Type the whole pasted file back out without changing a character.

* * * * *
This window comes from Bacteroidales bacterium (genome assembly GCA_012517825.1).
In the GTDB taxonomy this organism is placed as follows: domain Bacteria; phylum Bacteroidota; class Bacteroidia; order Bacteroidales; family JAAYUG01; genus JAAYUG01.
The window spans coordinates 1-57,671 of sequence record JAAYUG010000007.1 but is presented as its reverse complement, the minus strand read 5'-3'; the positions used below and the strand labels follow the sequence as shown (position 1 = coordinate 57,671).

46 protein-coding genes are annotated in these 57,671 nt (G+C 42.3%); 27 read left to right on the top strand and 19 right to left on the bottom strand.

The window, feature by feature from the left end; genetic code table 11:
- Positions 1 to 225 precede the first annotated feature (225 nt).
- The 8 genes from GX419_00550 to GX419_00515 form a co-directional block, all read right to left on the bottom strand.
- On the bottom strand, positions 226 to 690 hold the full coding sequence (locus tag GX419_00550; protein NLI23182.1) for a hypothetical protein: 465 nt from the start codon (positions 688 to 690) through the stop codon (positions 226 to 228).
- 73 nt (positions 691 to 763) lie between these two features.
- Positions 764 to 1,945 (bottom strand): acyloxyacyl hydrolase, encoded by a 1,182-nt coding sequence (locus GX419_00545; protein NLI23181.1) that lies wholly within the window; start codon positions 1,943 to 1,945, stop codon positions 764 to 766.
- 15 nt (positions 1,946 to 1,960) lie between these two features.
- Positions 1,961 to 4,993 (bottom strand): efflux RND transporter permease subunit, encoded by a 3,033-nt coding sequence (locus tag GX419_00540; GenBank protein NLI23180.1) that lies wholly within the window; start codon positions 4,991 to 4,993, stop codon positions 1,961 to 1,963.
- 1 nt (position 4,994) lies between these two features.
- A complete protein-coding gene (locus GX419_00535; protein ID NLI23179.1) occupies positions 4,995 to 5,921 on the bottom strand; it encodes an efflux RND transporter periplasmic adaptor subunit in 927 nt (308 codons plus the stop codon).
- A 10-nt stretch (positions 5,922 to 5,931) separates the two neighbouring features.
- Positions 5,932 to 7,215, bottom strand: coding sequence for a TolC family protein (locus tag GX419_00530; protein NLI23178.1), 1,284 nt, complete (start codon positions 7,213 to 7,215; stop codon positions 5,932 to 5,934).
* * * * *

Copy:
This window comes from Bacteroidales bacterium (genome assembly GCA_012517825.1).
In the GTDB taxonomy this organism is placed as follows: domain Bacteria; phylum Bacteroidota; class Bacteroidia; order Bacteroidales; family JAAYUG01; genus JAAYUG01.
The window spans coordinates 1-57,671 of sequence record JAAYUG010000007.1 but is presented as its reverse complement, the minus strand read 5'-3'; the positions used below and the strand labels follow the sequence as shown (position 1 = coordinate 57,671).

46 protein-coding genes are annotated in these 57,671 nt (G+C 42.3%); 27 read left to right on the top strand and 19 right to left on the bottom strand.

The window, feature by feature from the left end; genetic code table 11:
- Positions 1 to 225 precede the first annotated feature (225 nt).
- The 8 genes from GX419_00550 to GX419_00515 form a co-directional block, all read right to left on the bottom strand.
- On the bottom strand, positions 226 to 690 hold the full coding sequence (locus tag GX419_00550; protein NLI23182.1) for a hypothetical protein: 465 nt from the start codon (positions 688 to 690) through the stop codon (positions 226 to 228).
- 73 nt (positions 691 to 763) lie between these two features.
- Positions 764 to 1,945 (bottom strand): acyloxyacyl hydrolase, encoded by a 1,182-nt coding sequence (locus GX419_00545; protein NLI23181.1) that lies wholly within the window; start codon positions 1,943 to 1,945, stop codon positions 764 to 766.
- 15 nt (positions 1,946 to 1,960) lie between these two features.
- Positions 1,961 to 4,993 (bottom strand): efflux RND transporter permease subunit, encoded by a 3,033-nt coding sequence (locus tag GX419_00540; GenBank protein NLI23180.1) that lies wholly within the window; start codon positions 4,991 to 4,993, stop codon positions 1,961 to 1,963.
- 1 nt (position 4,994) lies between these two features.
- A complete protein-coding gene (locus GX419_00535; protein ID NLI23179.1) occupies positions 4,995 to 5,921 on the bottom strand; it encodes an efflux RND transporter periplasmic adaptor subunit in 927 nt (308 codons plus the stop codon).
- A 10-nt stretch (positions 5,922 to 5,931) separates the two neighbouring features.
- Positions 5,932 to 7,215, bottom strand: coding sequence for a TolC family protein (locus tag GX419_00530; protein NLI23178.1), 1,284 nt, complete (start codon positions 7,213 to 7,215; stop codon positions 5,932 to 5,934).